Simulation of Pathological High Impedance Tympanograms The Vanhuyse, Creten, and Van Camp (1975) model for analyzing high frequency tympanograms predicts the shapes of conductance, susceptance, and admittance tympanograms from the relationship between resistance and reactance tympanograms at the tympanic membrane. This model has been applied primarily to low impedance middle-ear pathologies but has not been applied ... Research Article
Research Article  |   December 01, 1986
Simulation of Pathological High Impedance Tympanograms
 
Author Affiliations & Notes
  • Karel J. Van Camp
    Rijksuniversitaire Centrum, Antwerp, Belgium
  • Janet E. Shanks
    Veterans Administration Medical Center, Long Beach, CA, University of California, Irvine
  • Robert H. Margolis
    Syracuse University, NY
Article Information
Research Articles
Research Article   |   December 01, 1986
Simulation of Pathological High Impedance Tympanograms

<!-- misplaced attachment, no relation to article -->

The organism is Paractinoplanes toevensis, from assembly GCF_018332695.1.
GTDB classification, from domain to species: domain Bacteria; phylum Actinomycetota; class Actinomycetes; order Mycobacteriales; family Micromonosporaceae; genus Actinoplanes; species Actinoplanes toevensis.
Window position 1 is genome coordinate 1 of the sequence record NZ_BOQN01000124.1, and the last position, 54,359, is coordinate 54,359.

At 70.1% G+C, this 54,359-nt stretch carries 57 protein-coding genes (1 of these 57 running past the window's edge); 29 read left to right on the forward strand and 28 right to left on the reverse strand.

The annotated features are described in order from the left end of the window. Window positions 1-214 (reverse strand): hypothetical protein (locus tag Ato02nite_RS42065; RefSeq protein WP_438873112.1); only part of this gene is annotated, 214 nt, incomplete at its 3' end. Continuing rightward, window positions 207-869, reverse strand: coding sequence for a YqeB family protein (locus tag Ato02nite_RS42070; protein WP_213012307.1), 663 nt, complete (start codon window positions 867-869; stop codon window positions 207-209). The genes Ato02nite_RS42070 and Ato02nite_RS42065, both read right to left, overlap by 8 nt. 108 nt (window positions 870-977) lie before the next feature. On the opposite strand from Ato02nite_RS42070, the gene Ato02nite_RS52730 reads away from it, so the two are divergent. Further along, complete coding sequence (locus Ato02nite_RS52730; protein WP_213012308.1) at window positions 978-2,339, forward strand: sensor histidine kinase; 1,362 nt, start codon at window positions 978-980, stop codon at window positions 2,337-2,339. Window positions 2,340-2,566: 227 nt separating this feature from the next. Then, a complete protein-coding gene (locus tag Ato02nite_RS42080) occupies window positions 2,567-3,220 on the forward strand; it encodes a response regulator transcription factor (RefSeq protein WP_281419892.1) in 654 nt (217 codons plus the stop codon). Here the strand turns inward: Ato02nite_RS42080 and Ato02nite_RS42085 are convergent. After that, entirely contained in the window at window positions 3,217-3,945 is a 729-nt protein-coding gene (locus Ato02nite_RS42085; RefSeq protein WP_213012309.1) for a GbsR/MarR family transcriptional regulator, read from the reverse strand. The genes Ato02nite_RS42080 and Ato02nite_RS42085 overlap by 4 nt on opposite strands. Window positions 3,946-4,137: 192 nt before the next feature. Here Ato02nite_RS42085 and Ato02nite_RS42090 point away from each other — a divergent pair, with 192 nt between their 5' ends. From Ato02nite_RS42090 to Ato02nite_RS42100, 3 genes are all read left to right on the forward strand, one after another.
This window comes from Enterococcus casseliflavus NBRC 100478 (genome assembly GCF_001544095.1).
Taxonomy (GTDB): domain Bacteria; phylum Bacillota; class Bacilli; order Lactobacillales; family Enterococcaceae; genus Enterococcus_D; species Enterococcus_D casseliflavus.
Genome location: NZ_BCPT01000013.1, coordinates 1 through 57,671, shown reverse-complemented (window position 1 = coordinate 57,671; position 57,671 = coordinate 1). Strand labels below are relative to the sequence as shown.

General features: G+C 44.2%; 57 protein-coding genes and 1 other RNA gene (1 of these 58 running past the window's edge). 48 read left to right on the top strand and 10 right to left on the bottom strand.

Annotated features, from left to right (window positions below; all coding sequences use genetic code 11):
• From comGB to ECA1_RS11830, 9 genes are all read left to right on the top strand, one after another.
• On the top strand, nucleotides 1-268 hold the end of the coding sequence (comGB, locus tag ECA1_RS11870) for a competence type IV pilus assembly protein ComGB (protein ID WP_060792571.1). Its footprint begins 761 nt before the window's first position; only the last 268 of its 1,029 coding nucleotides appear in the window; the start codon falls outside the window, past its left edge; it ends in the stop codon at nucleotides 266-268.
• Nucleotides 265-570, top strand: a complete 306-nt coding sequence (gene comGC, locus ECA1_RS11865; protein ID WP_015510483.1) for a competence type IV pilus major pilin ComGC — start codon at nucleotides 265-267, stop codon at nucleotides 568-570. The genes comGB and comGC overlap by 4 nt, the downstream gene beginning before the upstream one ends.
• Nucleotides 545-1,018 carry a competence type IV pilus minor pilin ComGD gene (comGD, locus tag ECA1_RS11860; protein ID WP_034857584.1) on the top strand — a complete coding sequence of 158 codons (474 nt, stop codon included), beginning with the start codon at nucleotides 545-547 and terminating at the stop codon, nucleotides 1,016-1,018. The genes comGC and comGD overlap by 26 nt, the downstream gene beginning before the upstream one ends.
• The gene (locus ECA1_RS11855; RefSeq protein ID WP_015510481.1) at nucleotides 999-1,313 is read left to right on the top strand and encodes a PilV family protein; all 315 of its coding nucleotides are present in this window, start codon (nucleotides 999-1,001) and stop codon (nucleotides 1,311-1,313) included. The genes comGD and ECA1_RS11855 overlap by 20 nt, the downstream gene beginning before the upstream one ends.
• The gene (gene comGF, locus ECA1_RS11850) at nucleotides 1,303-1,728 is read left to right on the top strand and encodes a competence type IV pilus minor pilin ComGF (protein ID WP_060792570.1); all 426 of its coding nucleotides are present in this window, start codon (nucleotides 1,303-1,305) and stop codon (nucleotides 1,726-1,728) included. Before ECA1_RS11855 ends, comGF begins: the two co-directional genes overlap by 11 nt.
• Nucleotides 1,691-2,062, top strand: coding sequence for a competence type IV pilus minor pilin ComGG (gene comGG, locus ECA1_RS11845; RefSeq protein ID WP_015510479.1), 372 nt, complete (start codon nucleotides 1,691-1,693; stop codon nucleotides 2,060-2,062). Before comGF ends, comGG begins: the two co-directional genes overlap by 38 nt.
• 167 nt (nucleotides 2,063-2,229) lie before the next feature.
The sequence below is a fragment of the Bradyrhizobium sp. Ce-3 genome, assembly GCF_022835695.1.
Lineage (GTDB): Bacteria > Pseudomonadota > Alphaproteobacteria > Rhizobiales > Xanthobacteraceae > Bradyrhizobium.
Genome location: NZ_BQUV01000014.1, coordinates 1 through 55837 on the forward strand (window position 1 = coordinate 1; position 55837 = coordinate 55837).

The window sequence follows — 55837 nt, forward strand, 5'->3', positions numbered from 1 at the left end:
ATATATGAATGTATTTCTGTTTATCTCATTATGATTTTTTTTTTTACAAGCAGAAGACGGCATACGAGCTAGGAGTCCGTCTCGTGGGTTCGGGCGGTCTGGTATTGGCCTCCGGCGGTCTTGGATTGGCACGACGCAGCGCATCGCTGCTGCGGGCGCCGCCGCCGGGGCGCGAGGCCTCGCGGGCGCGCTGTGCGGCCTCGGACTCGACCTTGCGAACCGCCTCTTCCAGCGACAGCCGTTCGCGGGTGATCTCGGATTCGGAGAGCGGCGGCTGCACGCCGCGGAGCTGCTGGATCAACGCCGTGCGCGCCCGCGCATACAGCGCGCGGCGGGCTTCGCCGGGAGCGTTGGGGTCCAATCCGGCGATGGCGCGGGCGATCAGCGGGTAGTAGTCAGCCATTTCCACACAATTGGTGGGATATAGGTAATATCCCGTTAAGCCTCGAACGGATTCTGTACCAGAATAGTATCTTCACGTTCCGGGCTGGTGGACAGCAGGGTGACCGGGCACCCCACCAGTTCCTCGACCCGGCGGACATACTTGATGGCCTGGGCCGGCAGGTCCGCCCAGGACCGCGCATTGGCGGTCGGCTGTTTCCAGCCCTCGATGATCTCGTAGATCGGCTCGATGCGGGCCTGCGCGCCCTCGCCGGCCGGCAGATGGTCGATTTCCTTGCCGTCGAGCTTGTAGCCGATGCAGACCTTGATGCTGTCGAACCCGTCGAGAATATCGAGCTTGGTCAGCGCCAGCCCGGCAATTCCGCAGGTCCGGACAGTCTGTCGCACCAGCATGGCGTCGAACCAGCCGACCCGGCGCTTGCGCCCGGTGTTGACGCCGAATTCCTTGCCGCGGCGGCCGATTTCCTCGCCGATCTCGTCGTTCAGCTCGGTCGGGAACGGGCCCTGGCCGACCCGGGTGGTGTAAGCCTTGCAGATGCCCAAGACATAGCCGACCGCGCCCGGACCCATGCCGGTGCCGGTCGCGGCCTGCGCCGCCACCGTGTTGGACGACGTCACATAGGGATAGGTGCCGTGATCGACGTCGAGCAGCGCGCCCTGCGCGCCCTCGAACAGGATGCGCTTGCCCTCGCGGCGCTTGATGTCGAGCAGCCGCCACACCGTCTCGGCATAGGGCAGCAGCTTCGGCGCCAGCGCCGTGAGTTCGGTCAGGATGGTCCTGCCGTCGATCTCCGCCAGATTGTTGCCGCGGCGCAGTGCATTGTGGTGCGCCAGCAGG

Journal of Speech, Language, and Hearing Research, December 1986, Vol. 29, 505-514. doi:10.1044/jshr.2904.514
History: Received January 3, 1986 , Accepted June 9, 1986
 
Journal of Speech, Language, and Hearing Research, December 1986, Vol. 29, 505-514. doi:10.1044/jshr.2904.514
History: Received January 3, 1986; Accepted June 9, 1986

The Vanhuyse, Creten, and Van Camp (1975) model for analyzing high frequency tympanograms predicts the shapes of conductance, susceptance, and admittance tympanograms from the relationship between resistance and reactance tympanograms at the tympanic membrane. This model has been applied primarily to low impedance middle-ear pathologies but has not been applied extensively to the more commonly occurring high impedance pathologies. The purpose of this study was to extend the Vanhuyse et al. (1975) model to high impedance pathologies and to identify tympanometric parameters associated with otosclerosis, secretory otitis media, and lateral ossicular fixation. Data from previous experiments on the shape and absolute values of resistance and reactance tympanograms were used to calculate 678-Hz admittance tympanograms that were unique to each of the three high impedance pathologies. Guidelines for differentiating among the middle-ear pathologies on the basis of high frequency tympanometric shapes are presented.

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